Salmon Jam raises much-needed arts funds

Jazz, hula and Hawaiian fire dancing entertain festivalgoers

Mahealani MacKenzie performs a traditional hula dance. The Ke Kukui Foundation’s display of Hawaiian music and dance rounded out the second night of Salmon jam on Saturday, July 13, 2019. Photo by Zachary Snowdon Smith/The Cordova Times
Mahealani MacKenzie performs a traditional hula dance. The Ke Kukui Foundation’s display of Hawaiian music and dance rounded out the second night of Salmon jam on Saturday, July 13, 2019. Photo by Zachary Snowdon Smith/The Cordova Times

The Copper River Salmon Jam will give a critical boost to arts funding following the closure of the Alaska State Council on the Arts, says Cathy Renfeldt, Cordova Arts Council board member.

“The benefit that comes from Salmon Jam to this community does not stop on July 13,” Renfeldt said. “It is year-round. The loss of the state’s arts council is going to have a huge impact, but the fact that we have Salmon Jam, this great fundraiser… helps us to try to make it up a little bit.”

Along with Salmon Jam, the Alaska State Council on the Arts had been the main source of arts funding to Cordova prior to the council’s closure on Monday, July 15, due to a line item budget cut by Alaska Gov. Mike Dunleavy.

The festival also brings skilled artists and professionals to Cordova, where they are positioned to mentor local youth, Renfeldt said.

This year’s Salmon Jam drew performers from the Ke Kukui Foundation, who presented an evening of Hawaiian music, traditional hula dance and a display of fire dancing by Zachary Hun, on Saturday, July 13. Alaskan jazz group the Dan Mac Band closed out both nights.

Throughout the afternoon and evening of July 12-13, the festival’s Artisan Market showcased the wares of Cordova’s small businesses, from slices of pizza to sticks of Japanese incense.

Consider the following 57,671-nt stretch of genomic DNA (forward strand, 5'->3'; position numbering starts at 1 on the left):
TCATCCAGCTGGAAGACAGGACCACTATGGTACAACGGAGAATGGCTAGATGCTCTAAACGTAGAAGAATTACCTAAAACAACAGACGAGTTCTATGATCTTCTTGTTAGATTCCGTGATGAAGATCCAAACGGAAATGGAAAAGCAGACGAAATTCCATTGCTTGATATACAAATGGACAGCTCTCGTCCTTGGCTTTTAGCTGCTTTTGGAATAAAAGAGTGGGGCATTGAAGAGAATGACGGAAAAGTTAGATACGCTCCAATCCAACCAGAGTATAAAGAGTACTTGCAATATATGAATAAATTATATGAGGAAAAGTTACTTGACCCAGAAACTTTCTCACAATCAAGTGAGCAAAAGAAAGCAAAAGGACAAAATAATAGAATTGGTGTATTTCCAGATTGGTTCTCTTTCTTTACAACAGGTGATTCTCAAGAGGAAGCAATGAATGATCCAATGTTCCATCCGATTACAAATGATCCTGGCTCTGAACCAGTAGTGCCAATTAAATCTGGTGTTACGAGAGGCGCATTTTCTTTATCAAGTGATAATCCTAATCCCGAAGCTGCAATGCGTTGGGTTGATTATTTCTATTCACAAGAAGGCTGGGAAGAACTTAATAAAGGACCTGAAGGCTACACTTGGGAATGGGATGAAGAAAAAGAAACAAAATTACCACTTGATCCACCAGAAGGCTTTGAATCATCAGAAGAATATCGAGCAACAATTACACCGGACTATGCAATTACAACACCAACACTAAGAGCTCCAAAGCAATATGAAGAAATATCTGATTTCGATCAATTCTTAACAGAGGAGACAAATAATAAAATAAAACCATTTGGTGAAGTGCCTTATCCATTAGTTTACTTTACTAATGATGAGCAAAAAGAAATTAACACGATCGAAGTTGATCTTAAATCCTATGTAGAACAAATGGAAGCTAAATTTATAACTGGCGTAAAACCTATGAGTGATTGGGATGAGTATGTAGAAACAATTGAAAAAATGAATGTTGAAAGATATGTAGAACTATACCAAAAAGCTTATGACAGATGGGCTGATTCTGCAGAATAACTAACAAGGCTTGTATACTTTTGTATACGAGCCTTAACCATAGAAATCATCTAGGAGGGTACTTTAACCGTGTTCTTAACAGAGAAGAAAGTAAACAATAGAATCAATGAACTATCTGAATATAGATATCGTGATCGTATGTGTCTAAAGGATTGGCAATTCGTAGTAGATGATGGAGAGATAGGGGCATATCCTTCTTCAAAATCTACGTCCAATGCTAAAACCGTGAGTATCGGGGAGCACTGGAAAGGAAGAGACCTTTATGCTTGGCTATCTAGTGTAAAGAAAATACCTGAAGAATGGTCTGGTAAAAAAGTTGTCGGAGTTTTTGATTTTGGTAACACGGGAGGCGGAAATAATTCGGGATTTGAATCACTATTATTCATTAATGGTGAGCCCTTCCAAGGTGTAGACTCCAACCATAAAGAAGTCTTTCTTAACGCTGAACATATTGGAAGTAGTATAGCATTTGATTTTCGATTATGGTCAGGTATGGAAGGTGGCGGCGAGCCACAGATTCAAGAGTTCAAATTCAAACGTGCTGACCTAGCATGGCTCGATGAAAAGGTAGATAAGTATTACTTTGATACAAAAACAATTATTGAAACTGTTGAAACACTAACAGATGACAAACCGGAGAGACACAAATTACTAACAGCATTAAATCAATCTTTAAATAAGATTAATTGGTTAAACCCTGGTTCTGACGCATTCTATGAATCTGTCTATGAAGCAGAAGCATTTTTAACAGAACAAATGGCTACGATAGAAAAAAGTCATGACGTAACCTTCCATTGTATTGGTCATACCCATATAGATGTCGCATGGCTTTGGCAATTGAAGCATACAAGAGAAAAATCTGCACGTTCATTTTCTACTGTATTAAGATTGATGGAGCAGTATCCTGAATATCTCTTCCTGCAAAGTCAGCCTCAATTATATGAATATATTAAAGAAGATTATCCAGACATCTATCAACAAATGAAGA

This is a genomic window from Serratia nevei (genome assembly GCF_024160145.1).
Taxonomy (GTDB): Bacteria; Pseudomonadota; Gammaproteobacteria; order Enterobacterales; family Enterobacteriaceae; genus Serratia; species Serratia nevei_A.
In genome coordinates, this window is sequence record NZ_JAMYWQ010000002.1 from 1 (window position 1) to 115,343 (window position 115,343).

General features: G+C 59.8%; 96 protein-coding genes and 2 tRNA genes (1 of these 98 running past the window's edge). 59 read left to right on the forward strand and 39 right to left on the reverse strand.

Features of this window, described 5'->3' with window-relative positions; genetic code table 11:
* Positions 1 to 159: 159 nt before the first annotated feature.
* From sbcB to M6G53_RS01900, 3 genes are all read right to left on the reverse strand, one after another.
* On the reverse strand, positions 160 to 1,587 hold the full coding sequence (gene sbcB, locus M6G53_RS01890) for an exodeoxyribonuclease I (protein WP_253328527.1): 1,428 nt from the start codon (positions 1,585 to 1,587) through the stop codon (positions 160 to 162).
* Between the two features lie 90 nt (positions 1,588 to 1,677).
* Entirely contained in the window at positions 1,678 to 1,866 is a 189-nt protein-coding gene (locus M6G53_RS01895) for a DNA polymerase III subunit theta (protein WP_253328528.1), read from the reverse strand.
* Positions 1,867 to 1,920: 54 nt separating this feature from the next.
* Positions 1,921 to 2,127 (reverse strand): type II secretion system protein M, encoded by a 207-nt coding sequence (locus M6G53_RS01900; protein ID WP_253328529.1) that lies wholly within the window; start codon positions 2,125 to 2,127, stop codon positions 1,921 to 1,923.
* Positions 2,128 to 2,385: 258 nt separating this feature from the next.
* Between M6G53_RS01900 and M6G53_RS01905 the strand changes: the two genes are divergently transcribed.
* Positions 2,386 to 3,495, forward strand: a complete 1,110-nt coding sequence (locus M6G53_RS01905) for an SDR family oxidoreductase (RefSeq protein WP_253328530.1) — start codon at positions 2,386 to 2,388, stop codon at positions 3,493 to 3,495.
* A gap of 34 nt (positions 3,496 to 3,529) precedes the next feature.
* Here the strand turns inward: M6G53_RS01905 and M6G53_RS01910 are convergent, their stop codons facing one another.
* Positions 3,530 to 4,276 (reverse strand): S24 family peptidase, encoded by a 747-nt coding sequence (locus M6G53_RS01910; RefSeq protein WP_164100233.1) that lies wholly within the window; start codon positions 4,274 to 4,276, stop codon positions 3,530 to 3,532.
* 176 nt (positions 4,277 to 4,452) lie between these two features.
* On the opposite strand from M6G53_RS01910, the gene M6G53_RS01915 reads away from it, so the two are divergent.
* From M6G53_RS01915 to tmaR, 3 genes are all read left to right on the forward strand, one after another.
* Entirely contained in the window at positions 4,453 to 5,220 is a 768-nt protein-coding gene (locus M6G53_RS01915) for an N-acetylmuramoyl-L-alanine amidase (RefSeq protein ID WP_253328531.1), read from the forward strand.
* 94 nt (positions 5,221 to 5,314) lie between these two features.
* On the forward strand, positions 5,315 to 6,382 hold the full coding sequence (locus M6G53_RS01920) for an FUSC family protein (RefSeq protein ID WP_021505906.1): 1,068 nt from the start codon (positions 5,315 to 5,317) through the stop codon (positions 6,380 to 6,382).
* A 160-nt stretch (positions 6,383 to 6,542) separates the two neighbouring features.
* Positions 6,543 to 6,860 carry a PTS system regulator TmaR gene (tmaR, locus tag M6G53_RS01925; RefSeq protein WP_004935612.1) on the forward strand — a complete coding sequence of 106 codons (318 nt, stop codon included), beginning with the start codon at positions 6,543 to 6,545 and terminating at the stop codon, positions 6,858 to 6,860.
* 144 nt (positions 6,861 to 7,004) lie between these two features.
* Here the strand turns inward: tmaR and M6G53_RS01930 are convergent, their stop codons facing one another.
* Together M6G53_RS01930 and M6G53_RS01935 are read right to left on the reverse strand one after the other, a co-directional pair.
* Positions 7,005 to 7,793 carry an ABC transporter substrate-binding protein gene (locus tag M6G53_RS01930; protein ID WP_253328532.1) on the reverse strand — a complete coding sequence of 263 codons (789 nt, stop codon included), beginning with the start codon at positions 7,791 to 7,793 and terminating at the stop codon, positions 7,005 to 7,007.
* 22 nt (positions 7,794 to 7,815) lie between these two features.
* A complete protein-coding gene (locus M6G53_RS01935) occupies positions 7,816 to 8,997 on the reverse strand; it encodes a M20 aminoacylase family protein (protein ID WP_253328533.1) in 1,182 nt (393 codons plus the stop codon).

Manning a booth at the market, Autumn Deaton, 16, found herself facing the public for the first time. Through Flora May, a business named after Deaton’s great-grandmother, Deaton sold prints of her artwork, drawn in a quirky minimalist style. At present, 1 percent of Flora May profits go to the American Cancer Society, but Deaton hopes to donate more once her business enjoys a thicker profit margin.

More veteran was Tony Bove, who has operated a glassblowing workshop at the Orca Adventure Lodge since 1996. In his workshop, Bove turns out Pyrex sockeyes and halibut the size of matchboxes. The larger glass sculptures Bove makes for out-of-state customers are easier than these delicate pieces: the smaller the product, the bigger the job.

“Fishing and glassblowing take patience,” Bove said. “The last decade, I’ve been working in remote Alaska with a lot of salmon moving through my hands … It can teach you to stay calm and do your job.”

Elsewhere in the Artisan Market, Raven Madison sold traditional medicines, Amber Wasson her hand-sewed gnome dolls, and Charity Schandel loose-leaf teas and smudge bundles. The Little Cordova Bakery’s Snack Shack fed attendees both days of the festival.

Saturday, July 13 began early for the 300 Alaska Salmon Runs participants. Commencing at 7 am, running events ranged from a one-mile fun run to the King Salmon Marathon. The evening concluded with the Alaska Salmon Runs BBQ and the Taste of Cordova wild food cook-off.

If the second day of Salmon Jam was more energetic than the first, it was due to the introduction of Small Fry Activities, a set of educational and competitive events for young Cordovans. Highlights included an activity in which children painted actual fish, starfish and marine rays and used them to stamp colored shapes on fabric. A booth that allowed children to build their own fishing lures and to watch marine insects swimming in a tank was supplemented by in-person appearances by Smokey Bear and Ruby the salmon.

Major “spawnsors” for the festival included Alaska Airlines and the Alyeska Pipeline Service Co., as well as Cordova-based businesses like Harborside Pizza, Alaska Marine Lines and KLAM/KCDV Radio.

Putting on a vibrant festival continues to be a vital part of drawing visitors to Cordova, Renfeldt said.

“People don’t end up here by accident,” Renfeldt said. “People don’t visit Cordova like, ‘Whoops! Our tire blew out and now we have to spend an extra day somewhere.’ … We have to work a little bit harder to get people here and to make sure that they have a good time and get to have some true, authentic Cordova experiences.”